Matthew Buchwald

Veteran Poet - 1,253 Points (1952 / New York City)

Hoops Of Steel - Poem by Matthew Buchwald

I'm the dog.
I spent my whole life hoboin' cross the country—with him along too, and he's always been willing to share a meal, even though sometimes we went hungry not knowing where our next feed was gonna come from riding the rails or camping in one of the jungles.
He's just a small feller, he's old, got holes worn in his clothes, is crooked, awkward, stiff in his getalong, stubborn as a mule, and has a comical face, and straw colored hair sticking out all over, and is a little hard to look at; but nobody's kinder than he is, and nobody's more loyal, excepting maybe me.
No, anyone who thinks that he ain't loyal to his friends ought to see him when he's down and out, scaring up a load of grub and sharing the first portion, and begging for a second serving, and sharing some of that too and filling his pockets with leftovers and biscuits just in case either of us would want a treat later.
No, I won't hear anything against him—and I'm big enough to back it up.

I'm his only dog, but he could have hooked up with plenty others. Rambler that he is, I've followed him thirty miles on foot between sunrise and sunset when we got thrown off the boxcars; and he'd be good for another thirty at night, if there wasn't someone along to make sure of him taking his rest.
I'm no wonder dog, but I'm no slouch either. Together we could have circled the globe at least twice while riding the rails, and there ain't a city, a town, a village, a station, a siding, a whistle stop, nor a hobo jungle in the whole United States and Canada where we ain't been or been chased out of.
He is the Grand Poobah of the Amalgamated Tramps of the Universe, and we've got a lot of friends in places both high and low. In my position as leader of runaways and strays you need to be well connected and possess intelligence above the normal to help out your fellow canines when in need.
I might be the smartest dog inside or outside of a traveling circus, he is fond of saying, and the quickest when on the lam. It sure is true, even though I'm saying so myself; there ain't no point in being modest if it means you have to lie. I personally taught him most of what he knows, and he taught me the little that he knew before I met him, and together we learned the rest.
Lay out a hobo camp before us—with stew pots, barbecue grills, baking pits, smoked meats—and I'll lay you dollars to donuts the pair of us will have a six course dinner in our bellies before the next train whistle blows. I ought to keep a record of all our adventures for the sake of posterity, and you can bet your meal ticket that I could do it too.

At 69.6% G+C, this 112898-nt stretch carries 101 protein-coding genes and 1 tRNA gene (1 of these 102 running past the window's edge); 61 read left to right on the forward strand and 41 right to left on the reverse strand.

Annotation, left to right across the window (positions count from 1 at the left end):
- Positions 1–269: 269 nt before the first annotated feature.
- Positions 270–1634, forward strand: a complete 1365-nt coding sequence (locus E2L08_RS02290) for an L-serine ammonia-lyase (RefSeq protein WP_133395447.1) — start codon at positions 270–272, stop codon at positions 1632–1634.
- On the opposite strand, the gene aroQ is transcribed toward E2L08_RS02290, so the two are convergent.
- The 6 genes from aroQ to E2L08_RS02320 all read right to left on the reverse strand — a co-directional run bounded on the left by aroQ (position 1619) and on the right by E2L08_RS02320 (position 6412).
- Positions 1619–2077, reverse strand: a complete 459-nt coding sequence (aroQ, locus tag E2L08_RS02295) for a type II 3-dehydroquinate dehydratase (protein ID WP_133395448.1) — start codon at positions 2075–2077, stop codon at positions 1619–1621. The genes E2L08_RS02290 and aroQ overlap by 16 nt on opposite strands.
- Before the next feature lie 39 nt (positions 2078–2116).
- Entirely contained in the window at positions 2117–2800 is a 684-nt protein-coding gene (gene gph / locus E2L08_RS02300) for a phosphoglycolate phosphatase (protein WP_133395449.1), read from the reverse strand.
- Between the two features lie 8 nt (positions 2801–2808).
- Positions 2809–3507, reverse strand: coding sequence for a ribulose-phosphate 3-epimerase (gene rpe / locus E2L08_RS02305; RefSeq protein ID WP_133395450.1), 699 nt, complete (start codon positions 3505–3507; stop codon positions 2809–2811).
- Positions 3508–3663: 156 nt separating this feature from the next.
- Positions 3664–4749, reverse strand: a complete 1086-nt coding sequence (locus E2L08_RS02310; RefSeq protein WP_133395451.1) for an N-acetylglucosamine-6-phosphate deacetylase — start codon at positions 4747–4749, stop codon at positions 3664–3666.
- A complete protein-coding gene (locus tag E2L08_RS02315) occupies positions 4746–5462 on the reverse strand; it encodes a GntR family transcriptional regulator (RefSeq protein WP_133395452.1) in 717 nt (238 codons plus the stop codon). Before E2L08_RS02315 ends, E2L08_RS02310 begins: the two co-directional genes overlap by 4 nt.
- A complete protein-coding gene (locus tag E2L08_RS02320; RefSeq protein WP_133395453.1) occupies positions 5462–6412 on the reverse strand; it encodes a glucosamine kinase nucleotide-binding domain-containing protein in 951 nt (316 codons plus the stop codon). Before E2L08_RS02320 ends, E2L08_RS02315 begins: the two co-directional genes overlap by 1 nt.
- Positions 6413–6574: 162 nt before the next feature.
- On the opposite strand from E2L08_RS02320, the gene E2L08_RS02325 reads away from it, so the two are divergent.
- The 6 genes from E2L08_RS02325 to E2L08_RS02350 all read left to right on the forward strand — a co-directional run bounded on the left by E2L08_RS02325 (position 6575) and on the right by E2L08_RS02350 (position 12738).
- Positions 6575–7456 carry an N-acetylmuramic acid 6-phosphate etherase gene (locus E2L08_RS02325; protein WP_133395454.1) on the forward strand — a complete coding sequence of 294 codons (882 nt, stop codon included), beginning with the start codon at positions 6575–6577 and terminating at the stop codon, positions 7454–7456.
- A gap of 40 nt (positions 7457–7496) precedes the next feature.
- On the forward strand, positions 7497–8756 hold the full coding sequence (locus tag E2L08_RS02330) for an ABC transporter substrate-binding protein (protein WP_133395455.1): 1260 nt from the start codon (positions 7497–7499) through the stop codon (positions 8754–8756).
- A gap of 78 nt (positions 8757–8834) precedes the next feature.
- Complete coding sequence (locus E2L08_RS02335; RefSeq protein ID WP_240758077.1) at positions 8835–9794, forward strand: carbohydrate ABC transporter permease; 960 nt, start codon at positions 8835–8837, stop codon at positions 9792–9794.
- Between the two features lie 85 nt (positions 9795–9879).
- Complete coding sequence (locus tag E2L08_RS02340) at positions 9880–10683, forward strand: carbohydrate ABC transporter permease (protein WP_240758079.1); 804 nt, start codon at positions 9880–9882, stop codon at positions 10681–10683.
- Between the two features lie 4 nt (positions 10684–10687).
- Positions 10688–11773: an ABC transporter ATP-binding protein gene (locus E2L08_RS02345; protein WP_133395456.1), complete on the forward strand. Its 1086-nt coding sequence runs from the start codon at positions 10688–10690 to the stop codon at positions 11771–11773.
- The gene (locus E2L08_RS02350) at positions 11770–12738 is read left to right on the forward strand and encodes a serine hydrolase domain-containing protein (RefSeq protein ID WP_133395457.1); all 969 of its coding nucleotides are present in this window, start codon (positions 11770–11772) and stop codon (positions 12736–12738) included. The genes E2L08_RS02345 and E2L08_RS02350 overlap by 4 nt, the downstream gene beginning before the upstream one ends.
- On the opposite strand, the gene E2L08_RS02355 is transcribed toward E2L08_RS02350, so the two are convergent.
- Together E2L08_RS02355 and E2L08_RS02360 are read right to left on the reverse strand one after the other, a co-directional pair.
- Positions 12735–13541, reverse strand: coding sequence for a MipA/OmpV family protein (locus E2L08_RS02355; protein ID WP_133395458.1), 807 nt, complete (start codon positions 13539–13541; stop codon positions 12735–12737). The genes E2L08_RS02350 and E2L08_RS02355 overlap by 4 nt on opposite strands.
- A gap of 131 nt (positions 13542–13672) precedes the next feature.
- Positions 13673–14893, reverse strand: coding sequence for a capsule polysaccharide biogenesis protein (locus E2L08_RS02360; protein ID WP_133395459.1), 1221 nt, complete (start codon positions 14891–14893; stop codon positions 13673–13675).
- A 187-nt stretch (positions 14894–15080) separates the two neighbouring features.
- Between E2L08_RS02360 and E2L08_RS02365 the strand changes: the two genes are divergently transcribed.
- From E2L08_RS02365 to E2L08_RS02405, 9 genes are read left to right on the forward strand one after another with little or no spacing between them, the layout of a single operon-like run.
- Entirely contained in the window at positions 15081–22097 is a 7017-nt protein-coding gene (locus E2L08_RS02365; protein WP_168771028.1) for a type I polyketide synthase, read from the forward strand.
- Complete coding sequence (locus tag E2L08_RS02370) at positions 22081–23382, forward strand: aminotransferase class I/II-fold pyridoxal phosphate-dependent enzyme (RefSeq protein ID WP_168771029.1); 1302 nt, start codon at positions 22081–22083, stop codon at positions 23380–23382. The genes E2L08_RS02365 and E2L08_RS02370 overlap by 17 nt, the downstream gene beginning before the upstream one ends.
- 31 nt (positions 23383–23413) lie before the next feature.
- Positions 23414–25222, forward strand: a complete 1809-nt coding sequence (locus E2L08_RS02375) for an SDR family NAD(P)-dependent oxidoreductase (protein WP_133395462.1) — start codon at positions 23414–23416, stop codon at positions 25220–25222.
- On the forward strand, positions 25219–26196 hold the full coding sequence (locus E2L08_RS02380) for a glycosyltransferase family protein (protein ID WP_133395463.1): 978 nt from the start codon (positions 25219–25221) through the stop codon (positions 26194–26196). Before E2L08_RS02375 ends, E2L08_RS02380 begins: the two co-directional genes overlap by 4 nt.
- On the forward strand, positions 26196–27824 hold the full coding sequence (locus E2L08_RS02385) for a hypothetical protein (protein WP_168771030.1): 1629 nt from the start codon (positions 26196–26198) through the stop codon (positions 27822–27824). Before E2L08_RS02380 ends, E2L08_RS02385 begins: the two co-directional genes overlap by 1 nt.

I know all the secret signals used by tramps—the silent signals they use when the railroad bulls come to bust up a camp. Him and me stayed ahead of the law just about every time we could have been nabbed; and I helped him escape more'n a couple of times after he got caught; at least I put the fear of god in the occasional too-eager cop when it made a difference. And I've got the marks on me to prove it.
Yup, I've done a lot of things. I've seen clubs, and nightsticks, and shotguns too; and I never forget a face or the way a man smells when he thinks he's got you cornered or when he's afraid. I learned the fine art of slipping out of a jungle, and I know a counterfeit threat from a honest to goodness one. I can keep the heat at bay all by myself, while he makes his getaway; and he has gratefully returned the favor to me more than once I'm proud to say.
I can't count the times, when we been running all night, that he's slowed down and said to me while we catch our breath, 'I dunno what I'd do without you, boy; if they ever catch up to us, we'll split up and meet again for sure.' Then we'd make our break. And a whole week never passed but we met up again, just like he said. A dog that has a good thing going won't give it up easy.

I never knew my mother or father cause I was abandoned as a pup. Anyway it all turned out for the best, unless you count that big fat mama and her pair of whining brats that hooked up with us at the last whistle stop. Henrietta, her name is, I don't know theirs, and she's claiming that he is father to the two mischievous whelps she drags along with her everywhere she goes.
Knowing him and knowing me the way you do now, how long do you think it's gonna be before we slip that trap and light out for freedom again?
I sure hope you ain't a bettin' man!

Topic(s) of this poem: friendship


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Poem Submitted: Wednesday, June 14, 2017

Poem Edited: Saturday, November 30, 2019


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